It’s here. The conclusion to The Raven Legacy of a Master Thief, KingArt Games’ rather spectacular point’n’click adventure has arrived. The Raven is unmasked and all I can say is this is a pretty amazing final chapter to an already great series.
The Raven was never going to be your standard adventure game which was clear from the outset. Putting you in the shoes of an aging swiss police officer and amateur detective Anton Jacob Zellner, who quickly proved to be a captivating and endearing lead character, this was a far cry from the cliché hero with athletic build and quips a plenty. This 1960s title had more in common with Agatha Christie than Monkey Island, tasking you with hunting down an infamous diamond thief who’s suddenly become a rather violent master criminal and this was the start of an amazing journey into a classic who-dunnit.
After a great first chapter, full of interesting characters such as the German doctor hiding a dark secret, the game’s second third was a little shy of what you’d expect. Opting to leave you alone with Zellner a bit too much while offering up some much easier puzzles than you’d have hoped for. King Art Games have worked hard however to make sure episode three, A Murder of Ravens, manages to pick up on those minor points and build on the success of the game’s triumphant beginning chapter.
As with previous chapters, but thankfully more in-line with the starting episode, there’s a lot of great conversations to be had in this installment which means a lot of puzzles require some solving that can easily be overcome simply by delving into the rich story by conversing as much as possible. The notebook makes its return offering hints but unfortunately is just as problematic this time around as it was since day 1. Often giving you random clues which are so vague you could barely call them clues.
Without wanting to reveal too much, at such a late stage it’d be criminal to do so, episode three kicks off exactly where episode 2 ended. Once again The Raven will leave you to play out some new scenes as well as living out older ones in the shoes of the villain. Playing from this perspective is just as great an idea this time around as it was before but thankfully works so much better on this occasion, there’s alot of rewarding moments having the stories details filled in, often leaving you with a real “ahhhhhhh!” moment.
A Murder of Ravens does extremely well to conclude the game’s globe-trotting story, really dipping into every aspect in order to provide a big finale. The final chapter’s cast of characters provides an extremely interesting bunch, from the violinist Kreutzer to the Baroness’ butler Mr. Inch and the consistently edgy and secretive Dr. Gebhardt. Each and everyone gets a final moment in the limelight and helps to make the already fascinating world to ever more life.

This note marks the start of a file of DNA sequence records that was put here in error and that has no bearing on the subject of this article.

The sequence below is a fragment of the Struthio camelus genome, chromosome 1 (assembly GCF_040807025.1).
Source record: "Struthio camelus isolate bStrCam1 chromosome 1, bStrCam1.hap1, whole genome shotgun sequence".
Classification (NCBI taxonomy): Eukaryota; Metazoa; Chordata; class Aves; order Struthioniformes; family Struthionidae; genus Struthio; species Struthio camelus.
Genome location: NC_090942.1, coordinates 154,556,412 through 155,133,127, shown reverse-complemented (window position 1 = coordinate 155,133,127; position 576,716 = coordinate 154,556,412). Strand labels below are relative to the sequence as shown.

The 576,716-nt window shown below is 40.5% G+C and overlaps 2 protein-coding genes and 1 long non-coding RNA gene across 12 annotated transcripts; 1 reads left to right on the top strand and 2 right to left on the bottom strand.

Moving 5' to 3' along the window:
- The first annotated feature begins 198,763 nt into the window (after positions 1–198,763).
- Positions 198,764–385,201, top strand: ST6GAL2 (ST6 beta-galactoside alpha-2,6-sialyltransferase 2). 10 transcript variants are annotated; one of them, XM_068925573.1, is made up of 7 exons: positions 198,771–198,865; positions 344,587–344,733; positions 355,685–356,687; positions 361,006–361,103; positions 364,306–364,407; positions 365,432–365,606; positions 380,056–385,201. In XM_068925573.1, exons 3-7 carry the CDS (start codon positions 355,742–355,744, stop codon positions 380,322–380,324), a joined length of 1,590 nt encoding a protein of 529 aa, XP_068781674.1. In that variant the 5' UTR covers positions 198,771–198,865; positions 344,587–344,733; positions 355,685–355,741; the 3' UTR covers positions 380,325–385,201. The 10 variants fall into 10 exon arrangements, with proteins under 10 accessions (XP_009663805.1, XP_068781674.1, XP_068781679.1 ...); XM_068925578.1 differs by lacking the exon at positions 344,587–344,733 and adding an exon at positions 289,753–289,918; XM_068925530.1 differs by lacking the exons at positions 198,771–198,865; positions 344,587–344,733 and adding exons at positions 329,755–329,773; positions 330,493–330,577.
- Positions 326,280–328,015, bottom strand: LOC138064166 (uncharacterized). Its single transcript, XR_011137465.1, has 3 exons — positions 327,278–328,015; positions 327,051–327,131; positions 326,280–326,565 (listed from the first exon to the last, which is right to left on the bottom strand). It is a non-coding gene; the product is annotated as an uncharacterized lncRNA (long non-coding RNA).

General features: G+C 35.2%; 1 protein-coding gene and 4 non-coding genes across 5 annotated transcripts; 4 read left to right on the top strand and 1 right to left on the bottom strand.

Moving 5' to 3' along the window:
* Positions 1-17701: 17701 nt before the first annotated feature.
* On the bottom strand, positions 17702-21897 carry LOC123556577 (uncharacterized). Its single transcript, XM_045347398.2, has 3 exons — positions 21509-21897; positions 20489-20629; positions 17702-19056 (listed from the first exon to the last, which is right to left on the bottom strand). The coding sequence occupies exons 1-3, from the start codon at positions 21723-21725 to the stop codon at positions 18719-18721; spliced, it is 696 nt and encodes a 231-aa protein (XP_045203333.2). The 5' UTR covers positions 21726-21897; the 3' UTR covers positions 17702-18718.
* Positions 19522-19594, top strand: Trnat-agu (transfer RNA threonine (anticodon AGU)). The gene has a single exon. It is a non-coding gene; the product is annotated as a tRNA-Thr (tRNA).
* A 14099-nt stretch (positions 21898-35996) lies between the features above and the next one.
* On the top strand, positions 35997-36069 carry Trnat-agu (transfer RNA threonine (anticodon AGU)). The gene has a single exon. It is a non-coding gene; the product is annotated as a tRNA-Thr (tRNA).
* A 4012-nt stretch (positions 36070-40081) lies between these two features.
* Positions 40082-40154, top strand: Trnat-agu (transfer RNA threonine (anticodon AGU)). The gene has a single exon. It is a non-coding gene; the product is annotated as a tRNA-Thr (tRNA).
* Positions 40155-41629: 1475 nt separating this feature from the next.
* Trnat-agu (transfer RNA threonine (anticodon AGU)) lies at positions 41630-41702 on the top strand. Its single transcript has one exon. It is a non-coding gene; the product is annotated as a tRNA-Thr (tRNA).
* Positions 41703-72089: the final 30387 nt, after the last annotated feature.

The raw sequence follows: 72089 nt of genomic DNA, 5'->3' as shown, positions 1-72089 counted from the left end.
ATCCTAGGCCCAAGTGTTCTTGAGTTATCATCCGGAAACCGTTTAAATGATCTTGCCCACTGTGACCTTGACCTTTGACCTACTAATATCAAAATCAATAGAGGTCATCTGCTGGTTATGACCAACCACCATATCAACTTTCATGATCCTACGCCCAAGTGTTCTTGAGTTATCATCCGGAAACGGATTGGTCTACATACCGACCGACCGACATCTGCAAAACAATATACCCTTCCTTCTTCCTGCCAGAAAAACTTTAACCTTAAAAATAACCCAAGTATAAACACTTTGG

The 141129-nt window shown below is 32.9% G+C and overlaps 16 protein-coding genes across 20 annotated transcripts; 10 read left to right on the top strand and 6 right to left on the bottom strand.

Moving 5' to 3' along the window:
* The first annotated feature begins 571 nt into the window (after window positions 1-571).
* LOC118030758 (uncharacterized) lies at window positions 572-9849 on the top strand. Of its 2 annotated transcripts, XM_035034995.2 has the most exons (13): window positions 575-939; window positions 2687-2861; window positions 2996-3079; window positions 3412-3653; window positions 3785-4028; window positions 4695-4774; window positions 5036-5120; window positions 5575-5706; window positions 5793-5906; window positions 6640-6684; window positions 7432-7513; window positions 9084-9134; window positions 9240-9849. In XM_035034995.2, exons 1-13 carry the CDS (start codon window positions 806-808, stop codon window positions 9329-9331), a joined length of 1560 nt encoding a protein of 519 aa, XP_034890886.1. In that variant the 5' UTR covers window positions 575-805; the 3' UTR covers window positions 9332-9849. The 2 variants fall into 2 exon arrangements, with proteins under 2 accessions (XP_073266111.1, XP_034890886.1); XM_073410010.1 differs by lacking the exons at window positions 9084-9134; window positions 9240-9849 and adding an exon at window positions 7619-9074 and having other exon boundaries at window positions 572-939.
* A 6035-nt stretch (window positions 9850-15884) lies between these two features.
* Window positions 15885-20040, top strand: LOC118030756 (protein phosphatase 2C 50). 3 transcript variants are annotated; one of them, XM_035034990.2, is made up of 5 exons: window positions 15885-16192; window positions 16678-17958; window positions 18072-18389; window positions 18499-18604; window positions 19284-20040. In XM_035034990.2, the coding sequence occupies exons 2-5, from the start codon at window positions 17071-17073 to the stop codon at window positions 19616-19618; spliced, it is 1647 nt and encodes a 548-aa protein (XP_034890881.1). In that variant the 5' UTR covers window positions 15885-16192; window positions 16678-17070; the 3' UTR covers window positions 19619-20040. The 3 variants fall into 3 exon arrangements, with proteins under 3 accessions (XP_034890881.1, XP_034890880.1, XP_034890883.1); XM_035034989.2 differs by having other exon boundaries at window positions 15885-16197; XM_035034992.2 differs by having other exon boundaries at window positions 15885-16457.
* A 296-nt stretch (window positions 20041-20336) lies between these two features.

Aesthetically everything is in order here, with all the great visuals displayed in previous chapters tied together with yet another brilliant soundtrack, which again I could sit and enjoy for hours, there’s nothing but buckets of charm here.
Despite a great story with a brilliant ending however (keep playing, its honestly worth it) the game isn’t, unfortunately, flawless. Firstly a Murder of Ravens is a short finale, offering only a few hours in which to explain so much with a lot of events unfolding at a quite brisk pace but more frustrating overall is the technical issues you’ll encounter along the way. Quite often I found some characters moving about on the spot in some rather unique ways or just endlessly walking, which is a shame as so much of the game works to keep you enthralled in the story, glitches like this just draw you out almost instantly.
In the end, whether you play The Raven episodically or in one great big gorge session, you’ve got a great ending coming your way. The game ends in a way befitting to a classic who-dunnit, leaving you with that satisfied feeling of finishing a great book or fantastic movie. Everyone gets whats coming to them, good or bad.
None of the later chapters quite match the high quality set by episode one, whether by failing to offer as great a cast or as lengthy an adventure, but no one can say KingArt Games ever failed at delivering a unique point’n’click adventure game which offers some great rewards for playing through to its exciting climax.
With such a great protagonist and a rich world I can only hope that we’ll get a brand new adventure and another chance to take Constable Zellner through his paces.
Ahh. I do love a happy ending.